MoRV Booth at DATE 2016
ERMAVSS Workshop on DATE 2016
New PTM Trap Data available
MoRV at the Patmos Conference 2016


Welcome to the MoRV („Modeling of Reliability under Variability“) project homepage.

Nowadays our modern life style completely depends on a multitude of integrated circuits (ICs) which are environing us. Their application field ranges from our common smart phones, over more and more sophisticated intelligent cars, to even medical implants. Year by year these ICs shrink in size due to a steady miniaturization process, but still become more and more efficient. Increasingly, partly vitally important tasks are assigned to these circuits.

What is the problem?

As the miniaturizing process started decades ago, technology is on the verge of reaching the boundaries of atomic scales.
chip corner Therefore quantum mechanical effects have to be considered, as they cause a multitude of new problems, which can be summed up by the term aging effects (see grey box below). In the past, system reliability only depended on manufacturing process variations and the possibility of sudden failure after long term usage. Recent systems in addition, tend to impair their characteristics over periods of years leading to a rapid system breakdown.

What is the situation?

Techniques, commonly applied to increase system reliability, like triple installation and steady comparison of components (triple modular redundancy) are inapplicable for this kind of problem. As every component suffers the same aging effects they all tend to fail approximately at the same time.
Currently the industries only responds to that particular problem is to apply extreme safety margins. Partly systems are driven half their capable speed, just to eliminate the possibility of failure, even for the worst produced, worst aged system operating under worst possible conditions. That fact concludes that a significant fraction of the system capacity is sacrificed in recent systems neglecting a large amount of advantages gained by miniaturization.

What are we doing about it?

This is where MoRV attaches. In MoRV the leading, aging effect focused research groups of industry (Infineon, IMEC, Global TCAD Solutions) and academia (TU Wien, Fraunhofer EAS, IROC, OFFIS) cooperate to create a quantum mechanical description and based on that to design simplified but accurate aging models of transistors, logic gates and even entire system components (e.g. an 8 bit multiplier). If a systems future performance, e.g. after years of usage, is already known during its design process, circiut board and chips with design the system can be designed to adapt to its aged state and that decreases the required safety margins significantly.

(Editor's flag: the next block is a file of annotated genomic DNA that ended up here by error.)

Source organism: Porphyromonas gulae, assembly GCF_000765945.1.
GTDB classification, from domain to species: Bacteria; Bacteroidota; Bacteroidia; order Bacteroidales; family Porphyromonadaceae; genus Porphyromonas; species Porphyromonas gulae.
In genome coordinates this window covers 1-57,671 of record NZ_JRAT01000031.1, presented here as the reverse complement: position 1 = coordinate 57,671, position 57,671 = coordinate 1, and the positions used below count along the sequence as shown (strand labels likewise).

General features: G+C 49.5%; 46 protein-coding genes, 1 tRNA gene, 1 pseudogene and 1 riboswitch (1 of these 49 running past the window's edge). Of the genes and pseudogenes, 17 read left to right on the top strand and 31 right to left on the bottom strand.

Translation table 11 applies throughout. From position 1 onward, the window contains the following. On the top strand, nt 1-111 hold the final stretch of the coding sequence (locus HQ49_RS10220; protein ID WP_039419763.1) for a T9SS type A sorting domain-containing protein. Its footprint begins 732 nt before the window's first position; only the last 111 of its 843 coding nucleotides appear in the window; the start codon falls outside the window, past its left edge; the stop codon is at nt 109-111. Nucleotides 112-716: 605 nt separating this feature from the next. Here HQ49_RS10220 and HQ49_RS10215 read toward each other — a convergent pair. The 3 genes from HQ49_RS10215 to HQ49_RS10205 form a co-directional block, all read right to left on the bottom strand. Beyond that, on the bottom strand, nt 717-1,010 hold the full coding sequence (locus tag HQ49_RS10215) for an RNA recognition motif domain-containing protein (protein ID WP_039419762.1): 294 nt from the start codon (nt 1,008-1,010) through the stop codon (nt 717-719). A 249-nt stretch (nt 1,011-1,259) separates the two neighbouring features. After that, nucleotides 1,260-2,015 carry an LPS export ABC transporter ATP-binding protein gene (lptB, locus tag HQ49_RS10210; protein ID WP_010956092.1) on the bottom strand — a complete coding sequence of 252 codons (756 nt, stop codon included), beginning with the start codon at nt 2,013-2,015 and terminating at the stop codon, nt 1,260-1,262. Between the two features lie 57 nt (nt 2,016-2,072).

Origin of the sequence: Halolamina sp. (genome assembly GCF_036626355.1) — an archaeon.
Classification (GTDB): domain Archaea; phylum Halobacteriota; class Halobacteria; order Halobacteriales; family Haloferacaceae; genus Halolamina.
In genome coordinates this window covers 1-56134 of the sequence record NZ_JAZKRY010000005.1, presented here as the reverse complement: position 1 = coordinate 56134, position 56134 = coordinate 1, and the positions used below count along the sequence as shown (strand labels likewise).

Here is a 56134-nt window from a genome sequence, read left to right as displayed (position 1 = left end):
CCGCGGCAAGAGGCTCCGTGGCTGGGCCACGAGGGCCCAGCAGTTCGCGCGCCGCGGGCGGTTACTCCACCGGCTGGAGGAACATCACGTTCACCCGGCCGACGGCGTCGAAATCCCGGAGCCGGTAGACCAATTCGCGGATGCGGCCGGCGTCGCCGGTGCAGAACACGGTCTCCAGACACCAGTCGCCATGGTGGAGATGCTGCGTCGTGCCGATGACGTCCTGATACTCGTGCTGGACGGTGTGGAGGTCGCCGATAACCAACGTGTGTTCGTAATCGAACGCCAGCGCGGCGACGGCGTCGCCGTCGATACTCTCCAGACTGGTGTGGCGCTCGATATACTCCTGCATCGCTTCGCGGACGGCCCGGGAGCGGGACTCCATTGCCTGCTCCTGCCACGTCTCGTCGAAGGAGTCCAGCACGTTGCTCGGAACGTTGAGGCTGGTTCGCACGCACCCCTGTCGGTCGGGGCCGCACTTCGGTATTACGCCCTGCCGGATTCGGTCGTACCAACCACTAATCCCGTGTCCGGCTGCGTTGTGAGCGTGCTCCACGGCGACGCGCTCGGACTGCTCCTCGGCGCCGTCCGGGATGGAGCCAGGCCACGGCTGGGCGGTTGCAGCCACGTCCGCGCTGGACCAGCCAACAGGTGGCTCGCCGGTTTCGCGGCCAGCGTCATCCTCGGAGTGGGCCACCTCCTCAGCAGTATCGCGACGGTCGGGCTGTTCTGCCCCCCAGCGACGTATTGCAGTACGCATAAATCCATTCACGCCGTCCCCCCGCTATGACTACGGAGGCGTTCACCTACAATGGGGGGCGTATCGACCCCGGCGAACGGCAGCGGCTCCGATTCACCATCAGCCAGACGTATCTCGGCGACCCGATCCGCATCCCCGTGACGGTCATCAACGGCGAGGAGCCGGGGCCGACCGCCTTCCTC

transistor schematic

On the left you see the latest type transistor (MuGFET), commonly used in technology generations scaled below 32 nm. A current between the outer metal contacts (Source and Drain) only flows through the channel (red) if an electrical current is applied to the middle contact (Gate). The name MuGFET (Multi Gate Field Effect Transistor) derives from a novel feature. A MuGFET transistors Gate not only controls the channels behavior from the top, but also from the sides. This leads to faster switching behavior and simultaneously to reduced power consumption.
On the other hand, a multitude of aging effects occur with increasing miniaturization. The two most important are shown in the figure. Electro migration (EM) occurs in the case of high current densities (which commonly prevail in very thin conductors). In such conductors metal atoms can’t withstand the enormous pressure induced by the flow of electrons which leads, over the years of operation, to excavation of the conductors material. As the conductor becomes continuously thinner during this process, the amperage rises, which amplifies the effect during the aging process, until conductibility is lost entirely. Negative Bias Temperature Instability (NBTI) causes single electrons to be trapped within the isolation layer (green) between Gate and Channel. Switching on now requires additionally overcoming the charge of all trapped electrons, leading to reduced switching speeds of transistors and though decelerates the entire system. Although NBTI is partly reversible, and fractionally its effects heal out during long-lasting phases of system inactivity, numerous charges feature above reasonable healing times, ranging from hours to centuries.


Reliability, Process variation, Variability, Design for Reliability, Multi-physics simulation, Solid state physics, Compact model, Circuit model, Macro model